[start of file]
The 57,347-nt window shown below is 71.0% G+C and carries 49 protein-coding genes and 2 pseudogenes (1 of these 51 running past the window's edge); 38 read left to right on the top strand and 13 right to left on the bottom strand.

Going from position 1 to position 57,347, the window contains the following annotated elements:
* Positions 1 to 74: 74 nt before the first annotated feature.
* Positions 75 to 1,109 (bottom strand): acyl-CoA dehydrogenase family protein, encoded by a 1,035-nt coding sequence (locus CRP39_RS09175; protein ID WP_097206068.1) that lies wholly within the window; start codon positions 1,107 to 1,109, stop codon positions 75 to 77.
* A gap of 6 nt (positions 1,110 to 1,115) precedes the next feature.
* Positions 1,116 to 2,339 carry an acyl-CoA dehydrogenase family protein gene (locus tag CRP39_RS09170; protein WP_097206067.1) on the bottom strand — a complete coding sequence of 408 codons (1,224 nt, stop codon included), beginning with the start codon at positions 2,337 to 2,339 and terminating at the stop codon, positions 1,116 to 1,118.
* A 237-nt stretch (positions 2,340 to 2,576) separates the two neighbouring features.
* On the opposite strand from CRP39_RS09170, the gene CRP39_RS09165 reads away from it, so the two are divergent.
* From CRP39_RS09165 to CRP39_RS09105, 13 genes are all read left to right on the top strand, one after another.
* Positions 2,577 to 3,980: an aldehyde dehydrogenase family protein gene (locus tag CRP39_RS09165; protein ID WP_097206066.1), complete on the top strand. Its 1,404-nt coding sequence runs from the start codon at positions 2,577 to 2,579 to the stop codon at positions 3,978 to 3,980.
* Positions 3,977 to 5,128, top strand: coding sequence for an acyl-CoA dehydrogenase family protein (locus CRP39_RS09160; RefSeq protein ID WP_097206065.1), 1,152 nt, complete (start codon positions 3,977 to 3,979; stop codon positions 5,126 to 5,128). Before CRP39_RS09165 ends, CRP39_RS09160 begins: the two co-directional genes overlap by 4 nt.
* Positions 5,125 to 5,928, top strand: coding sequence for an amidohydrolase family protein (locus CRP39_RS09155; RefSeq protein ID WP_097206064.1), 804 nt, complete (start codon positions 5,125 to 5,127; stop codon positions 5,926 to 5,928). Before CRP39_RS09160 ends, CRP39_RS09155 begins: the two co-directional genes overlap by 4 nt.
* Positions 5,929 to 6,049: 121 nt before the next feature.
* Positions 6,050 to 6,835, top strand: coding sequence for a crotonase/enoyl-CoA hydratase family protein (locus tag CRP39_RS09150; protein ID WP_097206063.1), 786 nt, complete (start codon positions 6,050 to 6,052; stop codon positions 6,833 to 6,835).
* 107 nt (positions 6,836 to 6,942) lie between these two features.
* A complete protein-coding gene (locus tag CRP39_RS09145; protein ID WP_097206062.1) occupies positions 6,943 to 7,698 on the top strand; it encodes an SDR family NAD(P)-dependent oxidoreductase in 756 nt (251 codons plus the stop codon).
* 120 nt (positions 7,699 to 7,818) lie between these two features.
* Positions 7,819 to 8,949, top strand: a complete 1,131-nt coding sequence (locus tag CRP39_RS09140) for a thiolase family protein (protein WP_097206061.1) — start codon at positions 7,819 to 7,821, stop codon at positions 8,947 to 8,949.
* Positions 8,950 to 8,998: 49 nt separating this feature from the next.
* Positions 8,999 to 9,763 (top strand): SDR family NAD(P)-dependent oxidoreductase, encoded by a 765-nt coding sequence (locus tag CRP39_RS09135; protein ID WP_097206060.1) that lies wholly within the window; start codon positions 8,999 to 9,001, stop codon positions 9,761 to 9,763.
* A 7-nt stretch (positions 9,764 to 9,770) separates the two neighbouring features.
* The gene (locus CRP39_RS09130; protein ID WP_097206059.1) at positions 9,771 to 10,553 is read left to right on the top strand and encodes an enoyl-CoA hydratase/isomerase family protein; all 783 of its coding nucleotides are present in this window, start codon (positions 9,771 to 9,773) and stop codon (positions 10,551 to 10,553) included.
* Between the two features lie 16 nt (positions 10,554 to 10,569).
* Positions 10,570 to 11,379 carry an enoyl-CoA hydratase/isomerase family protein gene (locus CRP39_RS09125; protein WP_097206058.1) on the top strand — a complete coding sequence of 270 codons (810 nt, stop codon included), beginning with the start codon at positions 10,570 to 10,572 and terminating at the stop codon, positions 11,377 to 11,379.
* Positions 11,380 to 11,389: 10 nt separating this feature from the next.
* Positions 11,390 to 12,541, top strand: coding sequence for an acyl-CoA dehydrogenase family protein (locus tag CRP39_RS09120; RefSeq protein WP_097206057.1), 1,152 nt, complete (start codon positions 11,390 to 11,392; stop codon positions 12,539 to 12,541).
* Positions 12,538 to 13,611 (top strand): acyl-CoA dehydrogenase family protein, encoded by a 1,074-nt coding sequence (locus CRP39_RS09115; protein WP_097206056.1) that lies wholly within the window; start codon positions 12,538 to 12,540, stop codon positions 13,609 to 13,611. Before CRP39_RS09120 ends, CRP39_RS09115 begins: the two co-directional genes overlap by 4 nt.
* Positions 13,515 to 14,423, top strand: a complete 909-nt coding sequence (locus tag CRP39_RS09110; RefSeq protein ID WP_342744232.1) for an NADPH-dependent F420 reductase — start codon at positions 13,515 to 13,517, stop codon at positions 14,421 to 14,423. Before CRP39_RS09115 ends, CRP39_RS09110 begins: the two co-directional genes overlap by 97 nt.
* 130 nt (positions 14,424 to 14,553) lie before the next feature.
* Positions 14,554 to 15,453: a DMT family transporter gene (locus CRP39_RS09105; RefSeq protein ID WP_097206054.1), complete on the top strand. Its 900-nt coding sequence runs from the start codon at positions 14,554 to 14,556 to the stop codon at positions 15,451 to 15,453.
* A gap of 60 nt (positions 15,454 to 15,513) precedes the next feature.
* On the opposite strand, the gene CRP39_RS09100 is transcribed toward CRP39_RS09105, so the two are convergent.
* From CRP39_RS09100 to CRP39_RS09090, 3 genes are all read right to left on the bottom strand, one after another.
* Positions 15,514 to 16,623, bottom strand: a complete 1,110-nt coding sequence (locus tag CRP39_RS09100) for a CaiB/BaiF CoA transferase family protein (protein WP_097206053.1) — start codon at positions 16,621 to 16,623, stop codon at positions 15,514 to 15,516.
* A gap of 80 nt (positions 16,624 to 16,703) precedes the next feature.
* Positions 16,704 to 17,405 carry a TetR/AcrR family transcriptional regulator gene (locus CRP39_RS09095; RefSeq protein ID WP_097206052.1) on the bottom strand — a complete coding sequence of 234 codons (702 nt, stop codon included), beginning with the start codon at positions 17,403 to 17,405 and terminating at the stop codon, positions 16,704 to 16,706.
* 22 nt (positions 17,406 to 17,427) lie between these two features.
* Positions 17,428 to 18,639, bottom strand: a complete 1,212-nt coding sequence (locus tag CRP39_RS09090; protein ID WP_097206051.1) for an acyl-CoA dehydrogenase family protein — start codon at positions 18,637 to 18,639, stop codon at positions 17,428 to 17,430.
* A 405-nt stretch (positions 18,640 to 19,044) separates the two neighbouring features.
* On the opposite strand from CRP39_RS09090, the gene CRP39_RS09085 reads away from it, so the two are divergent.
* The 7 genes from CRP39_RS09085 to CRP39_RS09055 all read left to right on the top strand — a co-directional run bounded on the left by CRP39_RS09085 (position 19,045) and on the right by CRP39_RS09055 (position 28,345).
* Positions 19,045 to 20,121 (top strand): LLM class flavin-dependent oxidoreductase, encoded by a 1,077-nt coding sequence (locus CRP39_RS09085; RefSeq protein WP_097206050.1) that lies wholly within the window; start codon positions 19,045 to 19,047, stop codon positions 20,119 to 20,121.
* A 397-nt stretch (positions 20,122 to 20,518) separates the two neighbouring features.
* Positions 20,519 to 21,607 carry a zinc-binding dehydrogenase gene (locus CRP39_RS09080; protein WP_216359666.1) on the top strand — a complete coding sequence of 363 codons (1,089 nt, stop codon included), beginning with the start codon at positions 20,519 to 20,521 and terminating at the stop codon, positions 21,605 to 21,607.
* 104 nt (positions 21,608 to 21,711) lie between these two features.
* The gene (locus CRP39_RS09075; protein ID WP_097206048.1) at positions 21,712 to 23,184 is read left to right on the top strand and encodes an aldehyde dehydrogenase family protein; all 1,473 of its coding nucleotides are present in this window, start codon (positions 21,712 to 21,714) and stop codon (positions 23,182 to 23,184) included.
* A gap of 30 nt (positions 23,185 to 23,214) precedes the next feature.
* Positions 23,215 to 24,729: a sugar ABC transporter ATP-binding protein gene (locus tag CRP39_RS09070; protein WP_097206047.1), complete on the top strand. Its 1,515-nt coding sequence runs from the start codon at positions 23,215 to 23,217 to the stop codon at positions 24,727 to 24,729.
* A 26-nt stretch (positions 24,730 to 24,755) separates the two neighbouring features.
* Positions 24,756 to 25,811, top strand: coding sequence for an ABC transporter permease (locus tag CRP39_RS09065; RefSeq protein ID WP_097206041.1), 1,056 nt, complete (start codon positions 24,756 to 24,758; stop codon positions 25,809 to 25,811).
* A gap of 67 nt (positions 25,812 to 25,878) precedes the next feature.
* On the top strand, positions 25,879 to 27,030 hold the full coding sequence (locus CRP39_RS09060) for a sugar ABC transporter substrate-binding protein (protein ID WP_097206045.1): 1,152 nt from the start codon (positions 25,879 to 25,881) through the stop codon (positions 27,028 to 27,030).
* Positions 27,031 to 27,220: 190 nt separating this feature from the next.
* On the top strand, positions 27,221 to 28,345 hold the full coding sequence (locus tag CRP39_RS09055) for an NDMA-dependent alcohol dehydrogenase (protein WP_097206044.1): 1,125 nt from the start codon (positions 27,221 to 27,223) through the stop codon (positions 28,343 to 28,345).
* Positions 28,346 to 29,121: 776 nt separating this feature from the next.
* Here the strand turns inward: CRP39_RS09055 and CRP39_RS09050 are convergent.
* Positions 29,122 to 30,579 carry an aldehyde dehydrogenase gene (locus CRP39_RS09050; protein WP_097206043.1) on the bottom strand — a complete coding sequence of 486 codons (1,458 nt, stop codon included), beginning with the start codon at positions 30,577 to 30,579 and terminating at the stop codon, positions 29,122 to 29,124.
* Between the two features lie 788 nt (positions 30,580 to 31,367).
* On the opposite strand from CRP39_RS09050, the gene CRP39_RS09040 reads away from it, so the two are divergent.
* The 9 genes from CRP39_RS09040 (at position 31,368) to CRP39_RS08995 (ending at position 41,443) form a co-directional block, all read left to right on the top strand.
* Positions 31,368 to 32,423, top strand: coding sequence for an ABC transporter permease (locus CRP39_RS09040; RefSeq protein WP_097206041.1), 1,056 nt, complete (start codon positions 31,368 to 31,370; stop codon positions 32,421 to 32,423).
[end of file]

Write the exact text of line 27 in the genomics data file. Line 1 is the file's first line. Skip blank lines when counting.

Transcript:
* Positions 12,538 to 13,611 (top strand): acyl-CoA dehydrogenase family protein, encoded by a 1,074-nt coding sequence (locus CRP39_RS09115; protein WP_097206056.1) that lies wholly within the window; start codon positions 12,538 to 12,540, stop codon positions 13,609 to 13,611. Before CRP39_RS09120 ends, CRP39_RS09115 begins: the two co-directional genes overlap by 4 nt.